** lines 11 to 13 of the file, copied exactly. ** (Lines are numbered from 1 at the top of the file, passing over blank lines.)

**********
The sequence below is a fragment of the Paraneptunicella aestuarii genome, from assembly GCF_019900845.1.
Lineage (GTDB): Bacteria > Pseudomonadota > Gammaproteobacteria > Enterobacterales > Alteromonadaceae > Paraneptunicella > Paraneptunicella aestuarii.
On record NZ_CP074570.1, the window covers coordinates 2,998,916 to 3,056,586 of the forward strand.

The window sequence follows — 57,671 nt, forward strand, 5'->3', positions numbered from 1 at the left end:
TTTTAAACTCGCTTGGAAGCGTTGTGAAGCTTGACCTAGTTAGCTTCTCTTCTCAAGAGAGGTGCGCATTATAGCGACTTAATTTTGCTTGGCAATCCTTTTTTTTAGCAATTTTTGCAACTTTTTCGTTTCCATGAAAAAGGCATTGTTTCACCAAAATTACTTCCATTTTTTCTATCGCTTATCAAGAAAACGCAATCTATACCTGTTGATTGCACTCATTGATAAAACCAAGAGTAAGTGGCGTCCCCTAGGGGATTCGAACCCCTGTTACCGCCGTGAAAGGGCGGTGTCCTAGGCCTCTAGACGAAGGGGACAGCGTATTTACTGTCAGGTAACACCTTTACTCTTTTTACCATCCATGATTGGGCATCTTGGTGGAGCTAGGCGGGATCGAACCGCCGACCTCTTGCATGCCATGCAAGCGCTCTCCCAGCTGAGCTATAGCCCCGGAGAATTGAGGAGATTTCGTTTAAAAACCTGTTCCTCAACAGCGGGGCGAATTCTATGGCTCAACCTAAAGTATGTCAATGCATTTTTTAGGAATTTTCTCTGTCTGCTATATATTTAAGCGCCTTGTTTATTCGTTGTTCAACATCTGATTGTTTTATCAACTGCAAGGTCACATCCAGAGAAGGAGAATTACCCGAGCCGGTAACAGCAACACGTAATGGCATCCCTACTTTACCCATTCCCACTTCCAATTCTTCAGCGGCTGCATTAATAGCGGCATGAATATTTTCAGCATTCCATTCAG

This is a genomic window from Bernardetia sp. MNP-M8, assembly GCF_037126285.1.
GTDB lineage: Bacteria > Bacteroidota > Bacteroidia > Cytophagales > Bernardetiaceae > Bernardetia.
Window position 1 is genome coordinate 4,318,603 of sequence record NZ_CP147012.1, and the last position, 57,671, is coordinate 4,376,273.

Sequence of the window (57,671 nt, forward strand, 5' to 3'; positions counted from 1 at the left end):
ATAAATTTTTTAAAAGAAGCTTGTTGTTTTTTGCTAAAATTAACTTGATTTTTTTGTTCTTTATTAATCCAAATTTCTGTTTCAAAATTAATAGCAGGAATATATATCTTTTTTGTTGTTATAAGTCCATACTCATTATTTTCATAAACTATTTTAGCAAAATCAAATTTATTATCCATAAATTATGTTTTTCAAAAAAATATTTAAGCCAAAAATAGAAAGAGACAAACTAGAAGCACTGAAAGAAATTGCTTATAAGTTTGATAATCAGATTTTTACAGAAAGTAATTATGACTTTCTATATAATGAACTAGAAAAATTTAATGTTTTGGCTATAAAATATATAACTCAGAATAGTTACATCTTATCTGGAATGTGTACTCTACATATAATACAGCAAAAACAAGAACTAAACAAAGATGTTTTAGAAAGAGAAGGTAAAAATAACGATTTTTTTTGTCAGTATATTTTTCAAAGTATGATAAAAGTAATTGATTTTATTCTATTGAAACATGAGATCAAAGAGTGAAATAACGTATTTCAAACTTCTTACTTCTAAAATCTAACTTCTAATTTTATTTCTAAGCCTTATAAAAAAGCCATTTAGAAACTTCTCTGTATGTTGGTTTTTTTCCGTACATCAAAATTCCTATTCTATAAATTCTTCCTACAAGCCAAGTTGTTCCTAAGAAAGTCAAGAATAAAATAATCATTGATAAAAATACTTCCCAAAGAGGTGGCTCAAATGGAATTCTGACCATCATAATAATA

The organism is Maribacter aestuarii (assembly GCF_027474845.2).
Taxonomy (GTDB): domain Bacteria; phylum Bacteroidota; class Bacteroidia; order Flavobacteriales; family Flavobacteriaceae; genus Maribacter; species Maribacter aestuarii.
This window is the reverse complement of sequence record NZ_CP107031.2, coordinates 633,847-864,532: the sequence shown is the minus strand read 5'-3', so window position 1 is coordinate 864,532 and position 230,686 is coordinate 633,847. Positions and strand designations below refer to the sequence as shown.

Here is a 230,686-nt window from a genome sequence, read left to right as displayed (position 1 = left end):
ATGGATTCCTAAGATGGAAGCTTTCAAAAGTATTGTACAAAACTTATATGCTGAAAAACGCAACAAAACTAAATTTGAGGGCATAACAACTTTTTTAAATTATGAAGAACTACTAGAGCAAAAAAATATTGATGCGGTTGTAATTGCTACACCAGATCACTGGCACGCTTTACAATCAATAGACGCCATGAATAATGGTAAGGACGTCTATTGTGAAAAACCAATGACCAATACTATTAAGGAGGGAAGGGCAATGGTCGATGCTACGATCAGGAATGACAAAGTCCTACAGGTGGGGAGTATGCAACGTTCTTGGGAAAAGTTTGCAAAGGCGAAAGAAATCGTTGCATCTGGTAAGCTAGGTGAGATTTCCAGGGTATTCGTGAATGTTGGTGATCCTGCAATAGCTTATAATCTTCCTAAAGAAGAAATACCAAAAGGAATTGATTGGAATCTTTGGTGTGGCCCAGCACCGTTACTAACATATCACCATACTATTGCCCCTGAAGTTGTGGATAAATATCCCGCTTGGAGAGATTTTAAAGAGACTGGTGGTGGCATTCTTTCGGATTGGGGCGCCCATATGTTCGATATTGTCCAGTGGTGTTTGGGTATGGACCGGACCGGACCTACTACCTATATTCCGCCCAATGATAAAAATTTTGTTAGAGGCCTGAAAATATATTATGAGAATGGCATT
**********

The organism is Maribacter aestuarii (assembly GCF_027474845.2).
Taxonomy (GTDB): domain Bacteria; phylum Bacteroidota; class Bacteroidia; order Flavobacteriales; family Flavobacteriaceae; genus Maribacter; species Maribacter aestuarii.
This window is the reverse complement of sequence record NZ_CP107031.2, coordinates 633,847-864,532: the sequence shown is the minus strand read 5'-3', so window position 1 is coordinate 864,532 and position 230,686 is coordinate 633,847. Positions and strand designations below refer to the sequence as shown.